I have a delightful three year old that is completely obsessed with Scooby Doo. That's what she requested for her birthday cake theme last week, so I hit the internet in search of a way to decorate her cake without undue stress. My friend Amber suggested a buttercream transfer. Looked doable, so I gave it a try and I was very pleased with the results.
The first step is to print out your design template. If you're going to be doing lettering, you'll need to reverse the image, which can be done in Word in text art, or else you can print it out frontwards then tape it to a window and trace it on the back side of the paper. I just did a simple image search on Google for my Scooby Doo picture.
Next, tape it onto a cutting board or other stiff surface that you can fit into your freezer. Tape a piece of wax paper over the top. Then, trace the outline and detailing in your desired color. I wanted black, which is hard to achieve in homemade batches, so I simply purchased a tube of Wilton squeezable frosting and used a round tip. I think that next time I will pipe a second line of frosting to form a deeper border, and then allow it to set up for 30 or so minutes before proceeding to the next step.
Next, determine the next layer of color and pipe it in. For this particular design, the whites of the eyes and teeth were next in order. I used ziplock baggies with the corner cut off - it doesn't have to be precise and pretty. You're just filling in the space. I wasn't quite careful enough, though, and laid this on a little bit thicker than I should have which resulted in a little spillover in the finished product. Lesson learned for next time!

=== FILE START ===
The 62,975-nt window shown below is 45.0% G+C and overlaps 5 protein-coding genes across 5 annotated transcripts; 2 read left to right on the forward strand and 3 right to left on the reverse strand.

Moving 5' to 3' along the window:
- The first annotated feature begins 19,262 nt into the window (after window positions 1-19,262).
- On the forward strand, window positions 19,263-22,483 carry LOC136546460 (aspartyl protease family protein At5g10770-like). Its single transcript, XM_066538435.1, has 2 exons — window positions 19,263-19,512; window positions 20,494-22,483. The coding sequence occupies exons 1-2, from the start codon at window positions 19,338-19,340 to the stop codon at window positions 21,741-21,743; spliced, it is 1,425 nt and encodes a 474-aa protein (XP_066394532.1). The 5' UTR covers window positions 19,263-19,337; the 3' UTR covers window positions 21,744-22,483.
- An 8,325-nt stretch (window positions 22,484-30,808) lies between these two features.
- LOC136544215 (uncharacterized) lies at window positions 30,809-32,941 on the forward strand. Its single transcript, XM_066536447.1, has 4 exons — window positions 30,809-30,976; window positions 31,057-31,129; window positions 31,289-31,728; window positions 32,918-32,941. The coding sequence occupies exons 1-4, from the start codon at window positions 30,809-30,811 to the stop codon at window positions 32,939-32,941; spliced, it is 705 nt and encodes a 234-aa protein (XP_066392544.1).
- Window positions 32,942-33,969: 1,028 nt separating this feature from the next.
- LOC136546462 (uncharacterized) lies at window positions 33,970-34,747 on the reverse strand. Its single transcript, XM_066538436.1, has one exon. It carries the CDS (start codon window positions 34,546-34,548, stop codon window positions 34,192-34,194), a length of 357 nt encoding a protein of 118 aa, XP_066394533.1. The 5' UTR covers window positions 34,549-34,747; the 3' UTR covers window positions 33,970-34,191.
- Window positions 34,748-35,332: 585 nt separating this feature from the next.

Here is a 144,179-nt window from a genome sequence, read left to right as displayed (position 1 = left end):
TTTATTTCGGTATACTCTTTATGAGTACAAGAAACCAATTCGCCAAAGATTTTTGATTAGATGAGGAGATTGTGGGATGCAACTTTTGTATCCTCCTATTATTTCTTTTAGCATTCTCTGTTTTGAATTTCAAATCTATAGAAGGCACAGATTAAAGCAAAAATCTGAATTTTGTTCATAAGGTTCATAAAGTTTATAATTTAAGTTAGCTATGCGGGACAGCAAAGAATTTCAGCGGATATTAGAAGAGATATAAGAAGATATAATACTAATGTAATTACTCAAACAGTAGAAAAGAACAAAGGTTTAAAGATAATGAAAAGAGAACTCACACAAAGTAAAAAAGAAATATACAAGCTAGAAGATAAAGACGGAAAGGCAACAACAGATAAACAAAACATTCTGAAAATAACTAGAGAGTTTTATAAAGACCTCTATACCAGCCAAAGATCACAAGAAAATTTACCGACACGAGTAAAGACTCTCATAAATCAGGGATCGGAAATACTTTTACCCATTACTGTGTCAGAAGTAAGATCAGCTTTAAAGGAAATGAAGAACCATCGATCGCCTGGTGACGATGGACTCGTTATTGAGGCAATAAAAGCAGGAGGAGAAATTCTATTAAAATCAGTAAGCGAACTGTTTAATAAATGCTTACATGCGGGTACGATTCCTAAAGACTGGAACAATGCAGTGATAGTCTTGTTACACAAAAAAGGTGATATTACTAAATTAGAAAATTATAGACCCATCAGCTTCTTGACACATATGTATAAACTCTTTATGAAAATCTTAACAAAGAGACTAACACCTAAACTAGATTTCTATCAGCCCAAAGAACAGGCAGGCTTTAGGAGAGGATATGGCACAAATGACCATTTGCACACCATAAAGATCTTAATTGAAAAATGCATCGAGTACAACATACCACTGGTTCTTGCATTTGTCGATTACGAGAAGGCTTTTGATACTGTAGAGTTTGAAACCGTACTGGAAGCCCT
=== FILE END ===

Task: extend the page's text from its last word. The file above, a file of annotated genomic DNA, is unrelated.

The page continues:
I did the yellow detail on the collar next. I forgot the principal of reversing the lettering. Good thing three year olds aren't picky. Then I filled in the blue that surrounds the yellow.
Next, I coated the whole head in brown, covering over the eyes and teeth. I then did a layer of white over the collar to bring it up to the same level as the brown.
Last of all, I put another layer of wax paper on top and gently pressed the design down to help fill in all the little gaps, then put it in the freezer overnight. This could be made the day of, though it still needs at least a couple of hours to freeze adequately to transfer without disaster.
The next day, I laid down the background layer of frosting, pulled the Scooby Doo head out of the freezer, peeled the top layer of wax paper off, popped the design onto the cake in the right place, and peeled the bottom layer of paper off. Easy peasy!
I finished the cake off with a simple border, sprinkles and some lettering and voila! A Scooby cake! You can see where some of the piping lines showed through, which I'm sure I'll be able to clear up next time I do this. I think that a flat decorating tip might work really well for laying down the layer of frosting in large areas more evenly.
I'm my own worst critic, though, and as you can see, my daughter was 100% thrilled with it and didn't notice the little quirks. I'll definitely do this again!